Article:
Posts Tagged ‘Boostback’

In a patent by the famous Barnaby Wainfan. EDIT: corrected the link. This patent was filed in 2006 and granted in 2008.

Enter, turn, boost, glide

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But is not a real RLV program. It’s just a narrow test for one technology. Hence I think naming it Reusable Booster System Pathfinder is misleading.


They overspecify the problem by requiring a glide landing. Why is it superior to powered landing? At the moment, there’s no clear reason to believe it is! Both need to be developed further to understand their advantages and drawbacks. To my knowledge, there have been only six liquid rocket VTVL prototype manufacturers so far: McDonnell Douglas, JAXA (who was the contractor?), Armadillo Aerospace, Blue Origin, Masten Space Systems and Unreasonable Rocket. Only a few of those have flown to higher than a few hundred meters. The design and operations space is mostly totally unexplored.

Nevermind the large number of other alternatives to boostback. Jon Goff had a recent “lecture series” about these.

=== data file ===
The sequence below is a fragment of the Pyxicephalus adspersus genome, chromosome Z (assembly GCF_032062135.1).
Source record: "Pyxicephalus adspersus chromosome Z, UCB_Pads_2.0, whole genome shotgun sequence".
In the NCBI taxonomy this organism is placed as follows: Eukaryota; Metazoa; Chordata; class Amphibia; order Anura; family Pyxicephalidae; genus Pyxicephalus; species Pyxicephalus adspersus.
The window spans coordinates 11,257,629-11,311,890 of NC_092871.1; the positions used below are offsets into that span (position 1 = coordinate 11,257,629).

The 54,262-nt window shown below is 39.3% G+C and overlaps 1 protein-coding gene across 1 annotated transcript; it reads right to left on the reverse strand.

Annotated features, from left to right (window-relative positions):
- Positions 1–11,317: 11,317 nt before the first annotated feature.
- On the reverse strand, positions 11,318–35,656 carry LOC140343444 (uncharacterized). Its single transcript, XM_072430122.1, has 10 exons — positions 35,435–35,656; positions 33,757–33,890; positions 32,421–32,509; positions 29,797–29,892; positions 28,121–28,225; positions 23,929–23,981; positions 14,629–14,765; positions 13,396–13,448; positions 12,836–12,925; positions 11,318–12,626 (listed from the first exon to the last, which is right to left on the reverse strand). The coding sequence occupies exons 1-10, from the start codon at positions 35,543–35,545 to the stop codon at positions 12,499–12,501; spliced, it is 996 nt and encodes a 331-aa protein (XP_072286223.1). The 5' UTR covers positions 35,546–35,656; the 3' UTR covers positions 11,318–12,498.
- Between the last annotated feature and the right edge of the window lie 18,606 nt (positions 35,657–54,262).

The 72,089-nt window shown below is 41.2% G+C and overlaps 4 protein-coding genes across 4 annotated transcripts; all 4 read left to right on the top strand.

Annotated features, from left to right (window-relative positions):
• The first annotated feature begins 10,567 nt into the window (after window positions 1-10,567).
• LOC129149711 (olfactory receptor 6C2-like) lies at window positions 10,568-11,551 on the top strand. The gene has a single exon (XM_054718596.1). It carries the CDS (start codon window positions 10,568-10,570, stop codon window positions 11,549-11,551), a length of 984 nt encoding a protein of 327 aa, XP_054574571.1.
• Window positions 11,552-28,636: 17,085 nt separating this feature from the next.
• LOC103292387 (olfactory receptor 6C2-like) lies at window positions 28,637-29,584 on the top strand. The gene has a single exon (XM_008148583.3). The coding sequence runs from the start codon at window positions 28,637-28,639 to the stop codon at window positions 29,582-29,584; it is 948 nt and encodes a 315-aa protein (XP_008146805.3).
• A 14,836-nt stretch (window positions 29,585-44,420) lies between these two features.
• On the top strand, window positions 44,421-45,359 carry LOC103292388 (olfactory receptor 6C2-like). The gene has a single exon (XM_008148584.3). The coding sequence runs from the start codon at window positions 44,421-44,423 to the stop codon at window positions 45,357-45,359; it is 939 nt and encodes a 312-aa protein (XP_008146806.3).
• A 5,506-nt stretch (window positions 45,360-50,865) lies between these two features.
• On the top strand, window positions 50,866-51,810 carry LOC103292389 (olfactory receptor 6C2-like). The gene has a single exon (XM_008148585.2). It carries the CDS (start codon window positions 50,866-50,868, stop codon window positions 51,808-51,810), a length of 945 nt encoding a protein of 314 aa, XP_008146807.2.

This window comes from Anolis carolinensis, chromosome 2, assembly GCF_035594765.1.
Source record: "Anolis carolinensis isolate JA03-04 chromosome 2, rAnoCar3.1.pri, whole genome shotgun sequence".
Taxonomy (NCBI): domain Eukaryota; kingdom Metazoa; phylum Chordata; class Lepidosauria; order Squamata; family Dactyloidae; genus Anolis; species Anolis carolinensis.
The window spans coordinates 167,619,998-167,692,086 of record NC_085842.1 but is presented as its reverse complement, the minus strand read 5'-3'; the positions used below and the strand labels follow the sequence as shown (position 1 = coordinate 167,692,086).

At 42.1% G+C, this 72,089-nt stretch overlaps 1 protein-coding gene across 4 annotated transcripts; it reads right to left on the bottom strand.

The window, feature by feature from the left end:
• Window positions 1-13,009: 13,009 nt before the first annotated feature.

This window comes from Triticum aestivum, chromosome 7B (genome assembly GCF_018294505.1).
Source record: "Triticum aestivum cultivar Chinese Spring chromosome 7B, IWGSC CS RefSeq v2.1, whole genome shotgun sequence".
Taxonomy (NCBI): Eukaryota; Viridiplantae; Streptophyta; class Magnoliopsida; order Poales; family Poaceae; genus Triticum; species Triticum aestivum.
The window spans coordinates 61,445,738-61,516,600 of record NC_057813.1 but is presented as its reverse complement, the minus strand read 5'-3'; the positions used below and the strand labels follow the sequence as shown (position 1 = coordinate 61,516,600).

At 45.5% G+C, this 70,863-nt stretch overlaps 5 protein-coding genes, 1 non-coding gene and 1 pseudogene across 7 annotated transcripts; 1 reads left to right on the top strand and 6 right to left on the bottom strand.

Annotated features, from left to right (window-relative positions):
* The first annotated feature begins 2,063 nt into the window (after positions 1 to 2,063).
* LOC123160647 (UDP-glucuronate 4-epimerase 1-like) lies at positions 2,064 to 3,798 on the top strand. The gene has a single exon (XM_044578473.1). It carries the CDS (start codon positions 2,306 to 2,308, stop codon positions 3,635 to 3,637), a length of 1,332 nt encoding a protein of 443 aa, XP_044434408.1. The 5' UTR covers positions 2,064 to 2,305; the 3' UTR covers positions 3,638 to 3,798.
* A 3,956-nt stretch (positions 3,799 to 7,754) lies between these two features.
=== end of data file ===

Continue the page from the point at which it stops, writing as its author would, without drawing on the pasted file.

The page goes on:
I understand that this is just one program, but this should not gain the status of the reusables approach of the air force – stuff like that easily happens.

Master Design Fallacy

They also discard evolution and competition – instead just requiring a single masterfully designed prototype before something operational. Sure, this is much better than starting a multi-billion dollar program without a first lower cost prototype, but nevertheless, it sucks. Somebody brief them on newspace! Rand Simberg, Monte Davis, Jonathan Goff, Clark Lindsey, or one of the numerous people who get it. Or one of the prominent company leaders: John Carmack, Jeff Greason, David Masten.

An Ideal Program

Just specify some boost delta vee points and let companies demonstrate progress towards that. A popup tailflame lander would perhaps give more vertical velocity while some good glider or even a booster that has engines for cruising back could boost far down range to give lots of horizontal velocity. There ain’t a clear winner – there might not even be and multiple approaches would have their uses.


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